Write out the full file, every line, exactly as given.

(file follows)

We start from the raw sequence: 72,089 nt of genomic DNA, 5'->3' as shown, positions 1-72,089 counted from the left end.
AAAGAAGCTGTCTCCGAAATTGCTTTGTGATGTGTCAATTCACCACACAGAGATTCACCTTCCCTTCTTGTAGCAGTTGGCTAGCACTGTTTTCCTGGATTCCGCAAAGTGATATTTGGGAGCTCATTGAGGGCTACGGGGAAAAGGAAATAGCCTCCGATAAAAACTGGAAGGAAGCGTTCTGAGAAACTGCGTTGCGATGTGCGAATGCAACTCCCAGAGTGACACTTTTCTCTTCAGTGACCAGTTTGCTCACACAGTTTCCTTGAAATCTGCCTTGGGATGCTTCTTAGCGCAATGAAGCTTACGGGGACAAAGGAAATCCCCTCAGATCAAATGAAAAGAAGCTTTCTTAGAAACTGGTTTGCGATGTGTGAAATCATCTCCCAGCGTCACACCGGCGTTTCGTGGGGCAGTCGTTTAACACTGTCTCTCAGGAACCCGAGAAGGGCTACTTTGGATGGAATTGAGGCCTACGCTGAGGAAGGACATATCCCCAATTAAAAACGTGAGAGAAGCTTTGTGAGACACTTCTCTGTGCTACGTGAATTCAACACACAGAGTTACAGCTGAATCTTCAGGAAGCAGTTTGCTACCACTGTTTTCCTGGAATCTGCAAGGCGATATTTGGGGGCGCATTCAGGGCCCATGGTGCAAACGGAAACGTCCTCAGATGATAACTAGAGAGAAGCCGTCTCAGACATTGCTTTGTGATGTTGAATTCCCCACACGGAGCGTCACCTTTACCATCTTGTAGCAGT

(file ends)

We start from the raw sequence: 72,089 nt of genomic DNA, 5'->3' as shown, positions 1-72,089 counted from the left end.
AAAGAAGCTGTCTCCGAAATTGCTTTGTGATGTGTCAATTCACCACACAGAGATTCACCTTCCCTTCTTGTAGCAGTTGGCTAGCACTGTTTTCCTGGATTCCGCAAAGTGATATTTGGGAGCTCATTGAGGGCTACGGGGAAAAGGAAATAGCCTCCGATAAAAACTGGAAGGAAGCGTTCTGAGAAACTGCGTTGCGATGTGCGAATGCAACTCCCAGAGTGACACTTTTCTCTTCAGTGACCAGTTTGCTCACACAGTTTCCTTGAAATCTGCCTTGGGATGCTTCTTAGCGCAATGAAGCTTACGGGGACAAAGGAAATCCCCTCAGATCAAATGAAAAGAAGCTTTCTTAGAAACTGGTTTGCGATGTGTGAAATCATCTCCCAGCGTCACACCGGCGTTTCGTGGGGCAGTCGTTTAACACTGTCTCTCAGGAACCCGAGAAGGGCTACTTTGGATGGAATTGAGGCCTACGCTGAGGAAGGACATATCCCCAATTAAAAACGTGAGAGAAGCTTTGTGAGACACTTCTCTGTGCTACGTGAATTCAACACACAGAGTTACAGCTGAATCTTCAGGAAGCAGTTTGCTACCACTGTTTTCCTGGAATCTGCAAGGCGATATTTGGGGGCGCATTCAGGGCCCATGGTGCAAACGGAAACGTCCTCAGATGATAACTAGAGAGAAGCCGTCTCAGACATTGCTTTGTGATGTTGAATTCCCCACACGGAGCGTCACCTTTACCATCTTGTAGCAGT